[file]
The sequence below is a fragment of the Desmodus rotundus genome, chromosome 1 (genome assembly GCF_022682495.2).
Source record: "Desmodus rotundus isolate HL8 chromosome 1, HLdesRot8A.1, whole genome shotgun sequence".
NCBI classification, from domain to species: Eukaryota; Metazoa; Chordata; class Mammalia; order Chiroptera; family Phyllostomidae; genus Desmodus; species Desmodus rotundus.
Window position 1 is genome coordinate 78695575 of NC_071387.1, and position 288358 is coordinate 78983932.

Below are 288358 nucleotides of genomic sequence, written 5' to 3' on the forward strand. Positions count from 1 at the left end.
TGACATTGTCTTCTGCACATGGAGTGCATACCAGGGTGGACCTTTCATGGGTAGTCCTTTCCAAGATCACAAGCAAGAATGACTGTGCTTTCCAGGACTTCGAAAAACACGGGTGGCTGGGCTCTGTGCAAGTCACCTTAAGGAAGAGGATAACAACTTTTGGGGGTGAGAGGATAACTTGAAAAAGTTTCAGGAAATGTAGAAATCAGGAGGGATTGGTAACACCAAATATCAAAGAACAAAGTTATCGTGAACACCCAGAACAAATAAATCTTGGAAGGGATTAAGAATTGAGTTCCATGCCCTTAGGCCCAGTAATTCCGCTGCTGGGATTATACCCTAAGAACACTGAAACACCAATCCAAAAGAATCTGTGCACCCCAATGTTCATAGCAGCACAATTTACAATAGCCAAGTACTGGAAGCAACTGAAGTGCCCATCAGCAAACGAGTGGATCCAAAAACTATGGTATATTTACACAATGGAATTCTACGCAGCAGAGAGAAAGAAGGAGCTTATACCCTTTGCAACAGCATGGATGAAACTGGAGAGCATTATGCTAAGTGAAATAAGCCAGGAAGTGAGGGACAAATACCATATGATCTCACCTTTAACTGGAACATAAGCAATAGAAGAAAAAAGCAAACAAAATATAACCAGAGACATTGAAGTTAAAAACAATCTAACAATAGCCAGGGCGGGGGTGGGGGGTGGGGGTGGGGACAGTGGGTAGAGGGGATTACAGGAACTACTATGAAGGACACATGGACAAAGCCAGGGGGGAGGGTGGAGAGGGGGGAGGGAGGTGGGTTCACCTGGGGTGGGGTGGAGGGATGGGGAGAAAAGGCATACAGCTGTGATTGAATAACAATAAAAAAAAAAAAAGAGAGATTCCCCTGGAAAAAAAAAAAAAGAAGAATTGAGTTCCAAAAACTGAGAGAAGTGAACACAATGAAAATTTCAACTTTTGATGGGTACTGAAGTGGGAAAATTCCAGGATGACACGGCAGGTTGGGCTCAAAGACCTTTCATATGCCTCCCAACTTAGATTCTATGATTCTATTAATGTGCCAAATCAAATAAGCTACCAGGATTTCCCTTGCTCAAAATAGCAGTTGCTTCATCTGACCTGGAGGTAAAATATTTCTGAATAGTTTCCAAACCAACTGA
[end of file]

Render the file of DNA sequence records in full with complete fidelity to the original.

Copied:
The sequence below is a fragment of the Desmodus rotundus genome, chromosome 1 (genome assembly GCF_022682495.2).
Source record: "Desmodus rotundus isolate HL8 chromosome 1, HLdesRot8A.1, whole genome shotgun sequence".
NCBI classification, from domain to species: Eukaryota; Metazoa; Chordata; class Mammalia; order Chiroptera; family Phyllostomidae; genus Desmodus; species Desmodus rotundus.
Window position 1 is genome coordinate 78695575 of NC_071387.1, and position 288358 is coordinate 78983932.

Below are 288358 nucleotides of genomic sequence, written 5' to 3' on the forward strand. Positions count from 1 at the left end.
TGACATTGTCTTCTGCACATGGAGTGCATACCAGGGTGGACCTTTCATGGGTAGTCCTTTCCAAGATCACAAGCAAGAATGACTGTGCTTTCCAGGACTTCGAAAAACACGGGTGGCTGGGCTCTGTGCAAGTCACCTTAAGGAAGAGGATAACAACTTTTGGGGGTGAGAGGATAACTTGAAAAAGTTTCAGGAAATGTAGAAATCAGGAGGGATTGGTAACACCAAATATCAAAGAACAAAGTTATCGTGAACACCCAGAACAAATAAATCTTGGAAGGGATTAAGAATTGAGTTCCATGCCCTTAGGCCCAGTAATTCCGCTGCTGGGATTATACCCTAAGAACACTGAAACACCAATCCAAAAGAATCTGTGCACCCCAATGTTCATAGCAGCACAATTTACAATAGCCAAGTACTGGAAGCAACTGAAGTGCCCATCAGCAAACGAGTGGATCCAAAAACTATGGTATATTTACACAATGGAATTCTACGCAGCAGAGAGAAAGAAGGAGCTTATACCCTTTGCAACAGCATGGATGAAACTGGAGAGCATTATGCTAAGTGAAATAAGCCAGGAAGTGAGGGACAAATACCATATGATCTCACCTTTAACTGGAACATAAGCAATAGAAGAAAAAAGCAAACAAAATATAACCAGAGACATTGAAGTTAAAAACAATCTAACAATAGCCAGGGCGGGGGTGGGGGGTGGGGGTGGGGACAGTGGGTAGAGGGGATTACAGGAACTACTATGAAGGACACATGGACAAAGCCAGGGGGGAGGGTGGAGAGGGGGGAGGGAGGTGGGTTCACCTGGGGTGGGGTGGAGGGATGGGGAGAAAAGGCATACAGCTGTGATTGAATAACAATAAAAAAAAAAAAAGAGAGATTCCCCTGGAAAAAAAAAAAAAGAAGAATTGAGTTCCAAAAACTGAGAGAAGTGAACACAATGAAAATTTCAACTTTTGATGGGTACTGAAGTGGGAAAATTCCAGGATGACACGGCAGGTTGGGCTCAAAGACCTTTCATATGCCTCCCAACTTAGATTCTATGATTCTATTAATGTGCCAAATCAAATAAGCTACCAGGATTTCCCTTGCTCAAAATAGCAGTTGCTTCATCTGACCTGGAGGTAAAATATTTCTGAATAGTTTCCAAACCAACTGA